Like the rest of his family, George benefited from the rise of his sister Anne. From Oct 1529 till Feb 1530, with John Stokesley, he was sent by the King on an embassy to France. This was the appointment which du Bellay thought him too young for; however, he advised Paris to "flatter Boleyn pretensions" and "lionise the... petit prince [George]". Evidently, George was worth cultivating. Soon after his return, he was restored to the privy chamber as a full adult member. (Wolsey was out of favour now.) About this time (the exact date is unknown) he was created Baron Rochford and, signing as George Rochford, is among the "Barones" on the letter to the Pope about the King's divorce. He was known as Viscount Rochford from 1529 onwards (after his father became Earl of Wiltshire), and this ceased to be merely a courtesy title in 1530. Throughout, he was a firm supporter of Anne, helping to manage the clergy in convocation in 1531 when the latter were, more or less, coerced into declaring Henry "sole protector and supreme head of the English church and clergy" in the Pardon of the Clergy. The clergy showed who they thought was feeding the King with the whole idea, and tried (unsuccessfully) to communicate with him and bypass Rochford. In 1533, it was he who announced that his sister was married to Henry VIII and pregnant.

He was sent on other missions to France and, from 23 Jun 1534 till his death, was Lord Warden of the Cinque Ports.

Like his sister, Rochford was a supporter of reform. (He was alleged to have suggested to Anne that she show the copy of Fish's A Supplication for the Beggars to the King that she had been sent) There was an element of self-interest in his support, but (as with Anne) he does seem to have had a genuine interest in reform for its own sake. When he and Anne fell, many reformers feared that their cause would go down with them.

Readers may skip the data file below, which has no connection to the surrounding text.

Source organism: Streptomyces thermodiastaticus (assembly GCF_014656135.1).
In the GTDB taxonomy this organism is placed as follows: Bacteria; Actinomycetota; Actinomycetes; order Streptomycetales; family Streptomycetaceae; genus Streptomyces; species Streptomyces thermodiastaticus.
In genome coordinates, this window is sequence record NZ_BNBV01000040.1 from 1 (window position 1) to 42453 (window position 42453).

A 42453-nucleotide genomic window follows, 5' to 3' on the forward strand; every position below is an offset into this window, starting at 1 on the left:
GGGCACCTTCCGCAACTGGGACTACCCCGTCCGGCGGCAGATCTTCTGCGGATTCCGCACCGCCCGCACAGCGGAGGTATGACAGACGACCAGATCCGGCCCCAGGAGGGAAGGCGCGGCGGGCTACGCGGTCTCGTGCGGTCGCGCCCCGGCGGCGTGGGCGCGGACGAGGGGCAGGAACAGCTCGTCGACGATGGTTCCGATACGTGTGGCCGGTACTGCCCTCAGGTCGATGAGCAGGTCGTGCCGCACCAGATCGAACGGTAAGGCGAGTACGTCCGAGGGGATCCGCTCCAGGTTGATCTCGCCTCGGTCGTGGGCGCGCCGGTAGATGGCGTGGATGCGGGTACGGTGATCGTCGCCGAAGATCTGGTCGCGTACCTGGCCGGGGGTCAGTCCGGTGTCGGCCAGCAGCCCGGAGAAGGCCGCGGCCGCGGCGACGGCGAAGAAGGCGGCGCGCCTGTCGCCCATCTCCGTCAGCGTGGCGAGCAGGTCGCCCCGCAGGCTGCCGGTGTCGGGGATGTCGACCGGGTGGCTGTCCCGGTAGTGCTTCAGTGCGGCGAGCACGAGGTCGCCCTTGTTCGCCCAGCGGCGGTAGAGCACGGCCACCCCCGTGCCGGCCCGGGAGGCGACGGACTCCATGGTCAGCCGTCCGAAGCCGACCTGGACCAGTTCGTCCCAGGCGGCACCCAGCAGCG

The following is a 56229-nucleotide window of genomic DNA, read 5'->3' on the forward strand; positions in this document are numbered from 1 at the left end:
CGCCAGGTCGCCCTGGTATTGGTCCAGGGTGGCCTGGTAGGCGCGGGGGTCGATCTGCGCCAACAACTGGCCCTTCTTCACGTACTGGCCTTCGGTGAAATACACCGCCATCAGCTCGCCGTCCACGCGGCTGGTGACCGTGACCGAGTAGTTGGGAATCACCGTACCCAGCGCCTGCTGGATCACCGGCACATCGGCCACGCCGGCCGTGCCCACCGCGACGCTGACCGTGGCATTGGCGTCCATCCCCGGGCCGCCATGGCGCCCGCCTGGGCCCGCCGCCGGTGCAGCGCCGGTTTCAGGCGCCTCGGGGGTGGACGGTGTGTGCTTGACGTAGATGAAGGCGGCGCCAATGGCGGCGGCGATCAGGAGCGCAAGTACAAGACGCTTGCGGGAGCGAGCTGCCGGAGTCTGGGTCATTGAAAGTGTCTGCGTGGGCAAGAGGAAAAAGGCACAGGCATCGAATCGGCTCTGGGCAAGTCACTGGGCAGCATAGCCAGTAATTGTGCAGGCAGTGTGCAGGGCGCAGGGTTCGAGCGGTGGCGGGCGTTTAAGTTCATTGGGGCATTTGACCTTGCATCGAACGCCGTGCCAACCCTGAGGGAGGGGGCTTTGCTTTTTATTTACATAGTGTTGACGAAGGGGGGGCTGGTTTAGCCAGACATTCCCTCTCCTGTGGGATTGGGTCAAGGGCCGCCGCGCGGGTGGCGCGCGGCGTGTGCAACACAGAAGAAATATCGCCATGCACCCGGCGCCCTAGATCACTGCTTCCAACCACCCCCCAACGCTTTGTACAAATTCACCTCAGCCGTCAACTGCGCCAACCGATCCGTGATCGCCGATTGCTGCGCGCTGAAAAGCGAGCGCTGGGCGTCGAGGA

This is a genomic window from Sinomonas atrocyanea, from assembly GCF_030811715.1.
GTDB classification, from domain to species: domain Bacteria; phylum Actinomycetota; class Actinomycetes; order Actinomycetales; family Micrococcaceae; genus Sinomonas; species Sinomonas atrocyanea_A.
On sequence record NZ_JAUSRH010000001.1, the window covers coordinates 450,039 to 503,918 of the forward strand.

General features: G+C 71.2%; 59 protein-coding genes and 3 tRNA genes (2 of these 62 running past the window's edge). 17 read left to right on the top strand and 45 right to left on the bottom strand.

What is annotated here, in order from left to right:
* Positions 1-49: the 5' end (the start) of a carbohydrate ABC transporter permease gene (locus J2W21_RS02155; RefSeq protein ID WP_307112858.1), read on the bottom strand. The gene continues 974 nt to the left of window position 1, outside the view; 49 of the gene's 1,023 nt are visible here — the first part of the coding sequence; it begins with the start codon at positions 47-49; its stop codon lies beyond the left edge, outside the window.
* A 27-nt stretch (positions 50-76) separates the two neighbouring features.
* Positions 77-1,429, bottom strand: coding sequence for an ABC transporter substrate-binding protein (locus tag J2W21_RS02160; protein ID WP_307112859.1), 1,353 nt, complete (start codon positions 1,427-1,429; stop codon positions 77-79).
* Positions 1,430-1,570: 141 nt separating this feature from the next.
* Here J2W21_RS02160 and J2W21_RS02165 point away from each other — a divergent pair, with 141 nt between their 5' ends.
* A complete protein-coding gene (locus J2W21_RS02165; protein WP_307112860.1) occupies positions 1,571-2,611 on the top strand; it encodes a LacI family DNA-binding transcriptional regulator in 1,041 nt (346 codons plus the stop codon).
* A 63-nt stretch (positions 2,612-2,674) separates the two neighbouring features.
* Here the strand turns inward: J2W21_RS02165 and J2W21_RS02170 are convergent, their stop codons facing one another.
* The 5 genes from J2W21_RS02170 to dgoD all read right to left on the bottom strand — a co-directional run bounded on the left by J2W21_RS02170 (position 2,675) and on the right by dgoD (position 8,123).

In May 1535 he was an envoy to Calais in the negotiations for a marriage between the Princess Elizabeth and the Duke of Angoulême.

As one of Anne's chief supporters, Rochford went down with her in May 1536. On 2 May 1536, he was arrested on charges of "Illicit Intercourse"; incest and treason. Warnicke argues (p. 215) that Rochford had committed sodomy, using information from George Cavendish's Metrical Visions, and that this was why he had been accused of incest with his sister to explain her alleged deformed fetus. This is possible, but the evidence doesn't seem enough to me to prove the case.

When in the Tower, he showed great agitation, asking Sir William Kingston, the Constable of the Tower, "When shall I come before the King's Council? I think I shall not come forth till I come to my judgement", and bursting into tears.

The charges against him were certainly false, and at his trial (15 May), as he "crumble[d] the royal case to dust", the odds were thought to be ten to one that he would be acquitted. However, he was asked whether he had ever said that which was written on a piece of paper handed to him, and he either read it out or said that he would not "create suspicion in a manner likely to prejudice the issue the King might have from a second marriage". "I did not say it!" he cried out, but it was too late. His wife, Jane, testified against him. He was unanimously found guilty. He accepted the sentence, saying that after all all men were sinners and deserving of death, but was concerned about those who owed him money, fearing that they would be ruined.

George Boleyn was beheaded with an axe on Tower Hill, on the morning of Wednesday, May 17. He died well, by Tudor standards, accepting his death and not challenging his sentence: "Masters all, I am come hither not to preach a sermon but to die, as the law hath found me, and to the law I submit me".



Fraser, Lady Antonia. The Wives of Henry VIII. New York: Alfred A. Knopf, Inc., 1993.

Ives, Eric W. Anne Boleyn. London: Macmillan, 1984.

Warnicke, Retha M. The Rise and Fall of Anne Boleyn: Family Politics at the Court of Henry VIII. Cambridge: Canto, 1991.

Weir, Alison. The Six Wives of Henry VIII. New York: Ballantine Books, 1993.